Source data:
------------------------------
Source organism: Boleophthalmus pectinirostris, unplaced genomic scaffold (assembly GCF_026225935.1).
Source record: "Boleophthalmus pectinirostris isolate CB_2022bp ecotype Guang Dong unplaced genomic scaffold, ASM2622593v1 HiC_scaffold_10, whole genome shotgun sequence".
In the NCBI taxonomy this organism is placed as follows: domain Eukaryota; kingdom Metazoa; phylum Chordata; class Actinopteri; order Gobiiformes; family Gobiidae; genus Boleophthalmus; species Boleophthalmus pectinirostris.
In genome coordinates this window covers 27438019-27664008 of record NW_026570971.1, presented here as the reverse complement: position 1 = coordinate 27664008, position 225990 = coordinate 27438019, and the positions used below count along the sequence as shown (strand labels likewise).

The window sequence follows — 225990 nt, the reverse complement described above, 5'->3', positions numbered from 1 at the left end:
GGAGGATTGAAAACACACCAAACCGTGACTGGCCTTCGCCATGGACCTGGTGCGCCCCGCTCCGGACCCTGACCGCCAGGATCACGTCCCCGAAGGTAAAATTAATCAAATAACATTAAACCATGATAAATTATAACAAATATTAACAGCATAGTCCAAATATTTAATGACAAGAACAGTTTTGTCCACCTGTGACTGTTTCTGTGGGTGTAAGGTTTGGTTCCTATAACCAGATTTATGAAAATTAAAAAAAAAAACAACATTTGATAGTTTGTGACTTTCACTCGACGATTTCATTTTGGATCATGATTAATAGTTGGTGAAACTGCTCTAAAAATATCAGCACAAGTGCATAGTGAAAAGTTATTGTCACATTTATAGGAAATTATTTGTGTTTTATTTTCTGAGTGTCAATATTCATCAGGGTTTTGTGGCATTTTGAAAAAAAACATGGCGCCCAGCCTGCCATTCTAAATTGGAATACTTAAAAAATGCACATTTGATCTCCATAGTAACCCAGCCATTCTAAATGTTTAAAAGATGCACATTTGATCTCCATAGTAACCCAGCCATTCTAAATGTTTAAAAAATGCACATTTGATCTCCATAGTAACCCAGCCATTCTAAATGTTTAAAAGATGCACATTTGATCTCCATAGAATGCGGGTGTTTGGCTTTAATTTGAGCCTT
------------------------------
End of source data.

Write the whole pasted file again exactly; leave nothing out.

Source organism: Boleophthalmus pectinirostris, unplaced genomic scaffold (assembly GCF_026225935.1).
Source record: "Boleophthalmus pectinirostris isolate CB_2022bp ecotype Guang Dong unplaced genomic scaffold, ASM2622593v1 HiC_scaffold_10, whole genome shotgun sequence".
In the NCBI taxonomy this organism is placed as follows: domain Eukaryota; kingdom Metazoa; phylum Chordata; class Actinopteri; order Gobiiformes; family Gobiidae; genus Boleophthalmus; species Boleophthalmus pectinirostris.
In genome coordinates this window covers 27438019-27664008 of record NW_026570971.1, presented here as the reverse complement: position 1 = coordinate 27664008, position 225990 = coordinate 27438019, and the positions used below count along the sequence as shown (strand labels likewise).

The window sequence follows — 225990 nt, the reverse complement described above, 5'->3', positions numbered from 1 at the left end:
GGAGGATTGAAAACACACCAAACCGTGACTGGCCTTCGCCATGGACCTGGTGCGCCCCGCTCCGGACCCTGACCGCCAGGATCACGTCCCCGAAGGTAAAATTAATCAAATAACATTAAACCATGATAAATTATAACAAATATTAACAGCATAGTCCAAATATTTAATGACAAGAACAGTTTTGTCCACCTGTGACTGTTTCTGTGGGTGTAAGGTTTGGTTCCTATAACCAGATTTATGAAAATTAAAAAAAAAAACAACATTTGATAGTTTGTGACTTTCACTCGACGATTTCATTTTGGATCATGATTAATAGTTGGTGAAACTGCTCTAAAAATATCAGCACAAGTGCATAGTGAAAAGTTATTGTCACATTTATAGGAAATTATTTGTGTTTTATTTTCTGAGTGTCAATATTCATCAGGGTTTTGTGGCATTTTGAAAAAAAACATGGCGCCCAGCCTGCCATTCTAAATTGGAATACTTAAAAAATGCACATTTGATCTCCATAGTAACCCAGCCATTCTAAATGTTTAAAAGATGCACATTTGATCTCCATAGTAACCCAGCCATTCTAAATGTTTAAAAAATGCACATTTGATCTCCATAGTAACCCAGCCATTCTAAATGTTTAAAAGATGCACATTTGATCTCCATAGAATGCGGGTGTTTGGCTTTAATTTGAGCCTT